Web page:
LastUpdate() entry points.
We are going to separate our states
Update() entry point in two: the
UpdatePhysics(). This will allow us to mimic Unity’s
LateUpdate() distinction by calling different entry points of our current state from the state machine script.
The last bit of theory we need to properly understand the code snippet below is the notion of virtual methods. In C#, you can add the keyword
virtual to your methods or properties to tell the compiler that they can be overridden by child classes. This is very useful to have some basic behaviour common to all subclasses, and then adapt it with custom behaviour in the child class. This means that contrary to abstract methods that cannot have a default logic and must be implemented in the derived classes, virtual methods can have some base logic that is then either completely replaced or simply extended.
To override a virtual method in a child class, you simply replace the
virtual keyword with
override in the function’s prototype.
So – here is finally the
BaseState class we’ll work with:
Note: by the way, be careful – this class is a basic C# class, it doesn’t inherit from Unity’s MonoBehavior! 😉
As you can see, we have the various entry points to call from the machine state that are virtual functions, and a constructor that takes in the specific name of the state and the state machine object this state instance is a part of.
Implementing the base state machine class
We can now use this
BaseState class to create our
StateMachine parent class, the one that will implement a “global” FSM. Once again, remember this is not our actual player movement state machine – in particular, we don’t want it to list the exact states related to this 2D movement (like “idle” or “moving”). We just want it to be aware of the fact that it has a list of states, a current state, that it can transition from one state to another and finally that it has to continuously run the update logic of the current state.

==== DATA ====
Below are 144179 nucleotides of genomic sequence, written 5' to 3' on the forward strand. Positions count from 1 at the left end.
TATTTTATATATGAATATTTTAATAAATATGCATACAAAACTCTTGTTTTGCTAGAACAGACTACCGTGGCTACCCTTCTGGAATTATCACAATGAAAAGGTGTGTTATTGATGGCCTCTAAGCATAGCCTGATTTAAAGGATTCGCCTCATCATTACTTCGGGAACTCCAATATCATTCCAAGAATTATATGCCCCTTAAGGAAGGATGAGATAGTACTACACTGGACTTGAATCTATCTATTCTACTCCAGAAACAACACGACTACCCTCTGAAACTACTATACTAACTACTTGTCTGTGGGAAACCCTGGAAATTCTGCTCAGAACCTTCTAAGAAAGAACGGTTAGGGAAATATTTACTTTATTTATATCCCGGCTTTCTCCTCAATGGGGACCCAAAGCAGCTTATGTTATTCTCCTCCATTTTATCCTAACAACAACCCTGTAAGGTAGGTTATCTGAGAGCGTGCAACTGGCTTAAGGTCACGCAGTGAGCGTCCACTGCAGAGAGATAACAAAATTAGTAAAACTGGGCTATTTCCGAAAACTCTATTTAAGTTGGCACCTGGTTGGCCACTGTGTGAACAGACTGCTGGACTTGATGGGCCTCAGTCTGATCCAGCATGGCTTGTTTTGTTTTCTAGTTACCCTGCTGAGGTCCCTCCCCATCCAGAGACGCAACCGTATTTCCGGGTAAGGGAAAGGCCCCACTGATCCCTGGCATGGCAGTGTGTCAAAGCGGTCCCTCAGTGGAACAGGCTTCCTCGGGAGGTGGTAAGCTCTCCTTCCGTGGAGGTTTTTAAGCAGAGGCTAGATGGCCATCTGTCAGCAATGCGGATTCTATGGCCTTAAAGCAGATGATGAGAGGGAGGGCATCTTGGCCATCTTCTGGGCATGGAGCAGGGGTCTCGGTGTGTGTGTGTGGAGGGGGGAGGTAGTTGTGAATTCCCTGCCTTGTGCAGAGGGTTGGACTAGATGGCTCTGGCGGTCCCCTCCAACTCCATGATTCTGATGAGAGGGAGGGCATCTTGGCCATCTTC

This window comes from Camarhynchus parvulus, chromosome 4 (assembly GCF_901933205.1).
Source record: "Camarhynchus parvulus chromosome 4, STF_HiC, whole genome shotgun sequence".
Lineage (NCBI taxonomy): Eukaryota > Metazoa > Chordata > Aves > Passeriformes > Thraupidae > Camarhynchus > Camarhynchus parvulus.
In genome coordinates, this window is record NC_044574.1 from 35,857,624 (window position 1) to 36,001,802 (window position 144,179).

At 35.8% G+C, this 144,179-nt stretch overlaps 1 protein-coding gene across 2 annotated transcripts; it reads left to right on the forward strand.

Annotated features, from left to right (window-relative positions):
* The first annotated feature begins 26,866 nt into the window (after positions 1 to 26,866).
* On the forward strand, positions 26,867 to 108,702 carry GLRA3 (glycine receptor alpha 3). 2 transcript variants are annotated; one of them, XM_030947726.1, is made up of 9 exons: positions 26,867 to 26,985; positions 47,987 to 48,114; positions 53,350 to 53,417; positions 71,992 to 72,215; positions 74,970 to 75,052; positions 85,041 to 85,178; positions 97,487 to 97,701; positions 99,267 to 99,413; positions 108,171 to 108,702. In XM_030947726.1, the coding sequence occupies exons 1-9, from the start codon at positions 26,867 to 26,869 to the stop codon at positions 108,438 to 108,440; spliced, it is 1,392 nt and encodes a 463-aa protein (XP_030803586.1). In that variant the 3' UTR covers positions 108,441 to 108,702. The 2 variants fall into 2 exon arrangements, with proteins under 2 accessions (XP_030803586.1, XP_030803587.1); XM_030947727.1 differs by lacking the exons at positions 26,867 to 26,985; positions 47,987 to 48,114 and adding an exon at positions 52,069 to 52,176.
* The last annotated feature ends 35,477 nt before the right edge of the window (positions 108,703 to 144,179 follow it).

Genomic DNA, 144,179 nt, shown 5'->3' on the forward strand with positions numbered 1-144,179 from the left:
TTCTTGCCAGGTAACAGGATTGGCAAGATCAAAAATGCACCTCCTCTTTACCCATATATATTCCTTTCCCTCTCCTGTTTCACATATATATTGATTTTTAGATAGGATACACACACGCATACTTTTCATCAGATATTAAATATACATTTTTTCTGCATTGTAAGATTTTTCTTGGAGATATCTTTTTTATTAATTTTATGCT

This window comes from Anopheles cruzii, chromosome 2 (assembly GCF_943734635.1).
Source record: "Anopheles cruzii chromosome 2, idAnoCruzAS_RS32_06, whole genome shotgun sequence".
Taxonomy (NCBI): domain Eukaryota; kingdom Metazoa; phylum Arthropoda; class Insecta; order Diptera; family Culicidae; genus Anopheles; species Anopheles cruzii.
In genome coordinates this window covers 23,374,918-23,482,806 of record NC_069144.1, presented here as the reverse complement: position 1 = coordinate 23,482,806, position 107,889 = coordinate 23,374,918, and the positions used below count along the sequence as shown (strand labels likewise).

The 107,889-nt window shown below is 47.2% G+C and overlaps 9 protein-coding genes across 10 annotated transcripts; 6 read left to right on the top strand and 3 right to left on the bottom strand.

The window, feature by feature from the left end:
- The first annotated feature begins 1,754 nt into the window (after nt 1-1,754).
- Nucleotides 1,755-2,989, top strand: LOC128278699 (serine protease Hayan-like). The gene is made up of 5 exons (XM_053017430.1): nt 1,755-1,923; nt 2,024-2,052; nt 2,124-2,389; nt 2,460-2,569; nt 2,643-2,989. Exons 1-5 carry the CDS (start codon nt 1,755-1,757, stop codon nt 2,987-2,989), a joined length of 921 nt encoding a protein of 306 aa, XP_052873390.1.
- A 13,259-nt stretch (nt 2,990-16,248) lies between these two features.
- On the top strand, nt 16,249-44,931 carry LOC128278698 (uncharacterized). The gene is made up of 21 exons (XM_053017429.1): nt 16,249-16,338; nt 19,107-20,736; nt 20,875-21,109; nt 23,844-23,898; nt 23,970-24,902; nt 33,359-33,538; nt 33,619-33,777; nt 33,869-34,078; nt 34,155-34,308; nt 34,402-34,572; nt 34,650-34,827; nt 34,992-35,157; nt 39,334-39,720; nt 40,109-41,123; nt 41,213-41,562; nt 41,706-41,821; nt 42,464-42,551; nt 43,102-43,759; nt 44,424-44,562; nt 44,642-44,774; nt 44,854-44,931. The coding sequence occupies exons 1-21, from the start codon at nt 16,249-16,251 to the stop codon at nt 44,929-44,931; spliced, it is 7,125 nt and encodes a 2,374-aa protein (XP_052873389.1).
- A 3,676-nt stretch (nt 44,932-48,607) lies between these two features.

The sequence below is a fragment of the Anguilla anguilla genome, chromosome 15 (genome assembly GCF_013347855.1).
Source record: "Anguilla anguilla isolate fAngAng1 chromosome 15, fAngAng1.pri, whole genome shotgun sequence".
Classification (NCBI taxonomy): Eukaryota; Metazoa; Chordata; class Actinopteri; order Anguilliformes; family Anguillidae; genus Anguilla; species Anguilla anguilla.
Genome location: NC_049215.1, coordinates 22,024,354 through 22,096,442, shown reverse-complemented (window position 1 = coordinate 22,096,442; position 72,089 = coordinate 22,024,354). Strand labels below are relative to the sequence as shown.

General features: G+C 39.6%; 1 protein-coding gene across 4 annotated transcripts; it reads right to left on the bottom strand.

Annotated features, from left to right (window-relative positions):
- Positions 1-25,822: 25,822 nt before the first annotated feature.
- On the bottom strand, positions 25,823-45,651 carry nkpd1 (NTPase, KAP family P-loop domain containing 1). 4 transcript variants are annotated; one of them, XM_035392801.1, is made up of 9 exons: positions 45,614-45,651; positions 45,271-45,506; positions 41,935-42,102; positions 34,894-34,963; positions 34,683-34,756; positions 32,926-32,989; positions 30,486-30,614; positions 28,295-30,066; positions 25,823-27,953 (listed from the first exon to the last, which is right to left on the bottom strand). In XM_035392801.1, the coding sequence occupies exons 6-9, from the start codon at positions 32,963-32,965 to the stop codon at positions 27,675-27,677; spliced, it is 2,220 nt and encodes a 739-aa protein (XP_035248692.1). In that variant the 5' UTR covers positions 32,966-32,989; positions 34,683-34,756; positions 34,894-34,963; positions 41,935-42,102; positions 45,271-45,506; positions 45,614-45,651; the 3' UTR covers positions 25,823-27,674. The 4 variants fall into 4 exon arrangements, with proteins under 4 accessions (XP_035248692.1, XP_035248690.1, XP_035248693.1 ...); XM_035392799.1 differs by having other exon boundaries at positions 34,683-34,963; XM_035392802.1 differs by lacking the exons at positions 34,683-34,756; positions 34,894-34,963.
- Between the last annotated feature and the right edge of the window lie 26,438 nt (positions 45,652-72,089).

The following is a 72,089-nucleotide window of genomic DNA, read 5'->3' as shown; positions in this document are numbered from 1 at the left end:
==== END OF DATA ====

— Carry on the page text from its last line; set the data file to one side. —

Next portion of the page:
Most of this can be coded up directly. We’ll have a
currentState variable of the
BaseState type; our
LateUpdate() usual Unity methods will run the
UpdatePhysics() entry points of the current state; and there will be a
ChangeState() function for transitioning from the current state to a new one.
There is, however, one issue. Since we’re not really listing the states for now, we don’t know what our “initial state” should be. In other words, we don’t know how to initialise the
The trick is to again rely on virtual methods: rather than writing down a value by hand for our initial state, what we can do is call a little method in our class, called
GetInitialState(). This function won’t return anything by default (it will return a
null state), but we’ll override it in our sub-state machines where we will have a proper list of states to pick from.
All this being said, here is our
A last improvement we can do on this script is to use Unity’s built-in
OnGUI() method to show a little label on the screen that shows the name of the current state (if it is not null):
Here, I’m using Unity’s rich text feature (with the little
<font> tags inside the string) to directly customise the display of my label on the screen.
Step 3: Implementing the actual objects (machine & states)